The tools may also be new ones like the many mobile apps under development – perhaps including some by Apps for Good, who train young people to be developers.

Lobbi’s mission – led by Hussain “Hoz” Shafiei and Steve Moore – is to promote citizen engagement and action through social technology, and as I wrote earlier ” bring politics into the 21st century”.

I’m particularly pleased about this possible strand of Lobbi’s development because it ties in with some work I started last year on community enablers (for want of a general terms), and earlier ideas for a social app store further developed by John Popham. More links below on the background, and what follows.

I’ve used the term “change agents” because during our workshop discussion one group made the point strongly that it’s no good assembling a kit of technology tools to offer to community enablers unless you have some idea of how change happens. That may be through campaigning, working with elected representatives, crowdsourcing funding for new projects, building new networks and a host of other activities. You need a theory of change, and models for how stuff happens. I particularly like the thinking of Tessy Britton and Eileen Conn on that.

So far Lobbi has focused on developing a major web platform that would enable citizens, their elected representatives and officials to interact. In my earlier post I raised issues of what it might take to attract people to the platform, manage and fund it. I suggested a couple of early angles, now emerging:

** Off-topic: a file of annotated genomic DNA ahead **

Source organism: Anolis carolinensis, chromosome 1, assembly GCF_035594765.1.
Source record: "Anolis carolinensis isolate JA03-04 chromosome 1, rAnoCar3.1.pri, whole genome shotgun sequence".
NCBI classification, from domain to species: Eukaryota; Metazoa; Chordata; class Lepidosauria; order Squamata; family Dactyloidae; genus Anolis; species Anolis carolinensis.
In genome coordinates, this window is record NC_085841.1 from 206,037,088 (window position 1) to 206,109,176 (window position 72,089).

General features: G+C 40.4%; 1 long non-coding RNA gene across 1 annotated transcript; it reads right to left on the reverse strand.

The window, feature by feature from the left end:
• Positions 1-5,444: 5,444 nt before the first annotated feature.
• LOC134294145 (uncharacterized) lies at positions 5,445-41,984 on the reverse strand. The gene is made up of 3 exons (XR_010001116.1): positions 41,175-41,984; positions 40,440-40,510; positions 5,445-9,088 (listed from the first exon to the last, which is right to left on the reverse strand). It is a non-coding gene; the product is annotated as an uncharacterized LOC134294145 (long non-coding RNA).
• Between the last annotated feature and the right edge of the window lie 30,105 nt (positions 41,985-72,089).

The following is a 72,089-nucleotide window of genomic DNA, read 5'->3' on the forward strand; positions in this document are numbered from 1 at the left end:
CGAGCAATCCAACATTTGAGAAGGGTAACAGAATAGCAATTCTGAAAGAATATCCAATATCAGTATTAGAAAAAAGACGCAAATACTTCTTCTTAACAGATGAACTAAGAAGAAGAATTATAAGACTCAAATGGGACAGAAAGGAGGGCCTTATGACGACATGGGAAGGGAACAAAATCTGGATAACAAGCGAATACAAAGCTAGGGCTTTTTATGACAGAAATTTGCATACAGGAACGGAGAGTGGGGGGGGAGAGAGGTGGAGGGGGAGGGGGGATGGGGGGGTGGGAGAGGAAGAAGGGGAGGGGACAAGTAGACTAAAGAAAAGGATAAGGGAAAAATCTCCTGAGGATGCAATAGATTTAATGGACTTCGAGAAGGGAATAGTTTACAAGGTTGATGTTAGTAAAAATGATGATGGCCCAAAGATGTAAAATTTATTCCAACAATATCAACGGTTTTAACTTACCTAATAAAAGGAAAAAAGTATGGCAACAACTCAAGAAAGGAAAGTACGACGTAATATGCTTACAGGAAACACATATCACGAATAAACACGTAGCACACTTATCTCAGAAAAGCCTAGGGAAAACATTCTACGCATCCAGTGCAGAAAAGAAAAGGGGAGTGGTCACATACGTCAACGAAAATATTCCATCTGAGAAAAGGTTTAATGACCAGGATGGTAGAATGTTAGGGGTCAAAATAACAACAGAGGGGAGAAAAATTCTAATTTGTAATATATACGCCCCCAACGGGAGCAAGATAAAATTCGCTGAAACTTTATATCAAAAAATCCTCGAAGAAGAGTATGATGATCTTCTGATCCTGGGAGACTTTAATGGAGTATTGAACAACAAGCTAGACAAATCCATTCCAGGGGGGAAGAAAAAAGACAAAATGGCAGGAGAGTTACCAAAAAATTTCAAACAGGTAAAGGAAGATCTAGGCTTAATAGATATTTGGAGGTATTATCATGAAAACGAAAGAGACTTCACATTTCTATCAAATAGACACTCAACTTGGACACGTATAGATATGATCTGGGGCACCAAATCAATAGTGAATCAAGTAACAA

First, if looking for a niche, consider focusing on how to digitally enable the enablers who help build communities. What help do they need in the personal use of technology, how can they help others, how can they enable their organisations. Go person-centric.

Second, take an asset-based approach nationally. Map who is doing what in this first, and aim to build connections both personal and technical. Use that knowledge both to advise and build kits for the enablers, and to create a strong community and movement for technology-enabled social action.

The ideas went down OK with Hoz and with Steve, who kindly tweeted encouragement:

At yesterday’s strategy workshop we agreed that developing a kit that helps you make a change in your community, with a mix of tech and others methods, could be a good start towards much wider engagement of citizens and their representatives.

The second point I raised – above – could be met by mapping who is doing what already, and developing a network for enabler/change agents to support each other.